Snowscapes and Bright Lights
Depending on the time of year and the locations they choose, visitors to Finland might find themselves taking part in activities as varied as tracking elk and bear deep in a snow-dusted forest or watching an up-and-coming band play live in a cool Helsinki bar. Finland is the country of lakeside saunas in the middle of nowhere; ice fishing and snowshoeing; vast national parks criss-crossed by hiking trails and dotted with bodies of water; and Lapland, the official home of Santa Claus. But it also has a cutting-edge cultural life that puts it at the forefront of the culinary, music and design scenes in Europe.
The Baltic Sea EU macro-regional strategy applies to Finland, meaning that the country seeks to further aims including protection of the sea, increasing prosperity and international connections. Three cultural routes take in sights and cities in Finland, and these aims are also fundamental to these routes. Whether tracing the Viking history of the Baltic region, following in the footsteps of Saint Olav, or diving deep into the history of the medieval Hanseatic League, Finland’s cultural routes offer the opportunity to further explore the values this fascinating country shares with its neighbours.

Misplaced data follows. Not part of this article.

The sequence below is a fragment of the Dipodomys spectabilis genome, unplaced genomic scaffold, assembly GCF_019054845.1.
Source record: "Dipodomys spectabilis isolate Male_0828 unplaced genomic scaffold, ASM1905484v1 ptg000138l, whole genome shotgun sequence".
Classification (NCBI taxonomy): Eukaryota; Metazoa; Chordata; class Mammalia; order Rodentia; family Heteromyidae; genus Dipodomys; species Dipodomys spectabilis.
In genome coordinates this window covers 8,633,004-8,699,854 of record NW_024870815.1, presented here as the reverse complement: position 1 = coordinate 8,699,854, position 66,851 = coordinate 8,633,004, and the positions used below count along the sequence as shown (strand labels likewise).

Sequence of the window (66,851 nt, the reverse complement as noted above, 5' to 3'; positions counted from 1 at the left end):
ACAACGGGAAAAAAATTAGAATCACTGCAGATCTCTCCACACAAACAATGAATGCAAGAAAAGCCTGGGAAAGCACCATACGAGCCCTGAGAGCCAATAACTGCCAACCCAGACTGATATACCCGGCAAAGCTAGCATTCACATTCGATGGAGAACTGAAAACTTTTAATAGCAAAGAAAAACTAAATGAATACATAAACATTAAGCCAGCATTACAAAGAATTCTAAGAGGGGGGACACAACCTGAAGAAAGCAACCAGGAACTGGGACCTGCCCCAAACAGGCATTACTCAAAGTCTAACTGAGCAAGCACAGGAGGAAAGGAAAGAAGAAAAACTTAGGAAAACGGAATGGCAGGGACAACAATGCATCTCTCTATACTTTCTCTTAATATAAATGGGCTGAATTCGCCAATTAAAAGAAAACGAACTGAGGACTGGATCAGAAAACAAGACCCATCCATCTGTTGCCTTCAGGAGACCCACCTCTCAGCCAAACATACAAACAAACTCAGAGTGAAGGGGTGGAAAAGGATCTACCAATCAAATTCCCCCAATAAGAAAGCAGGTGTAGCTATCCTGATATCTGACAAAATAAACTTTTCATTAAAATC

How to get there?
It’s possible to reach Finland from elsewhere on the continent by car, train or plane. Popular ferry routes also run from Estonia and Sweden to several ports in Finland. There are dozens of international airports in the country, but the busiest by far is in Helsinki. Once in Finland, it’s easy to get around using the comprehensive public transport system, especially within cities. The country’s low population density means driving is generally straightforward. Cycling holidays in Finland are also popular in the warmer months, and EuroVelo routes 10, 11 and 13 are among the country’s many bike routes. And of course, snowmobiles and dog and reindeer sleds offer more interesting ways of getting around in the icy winter.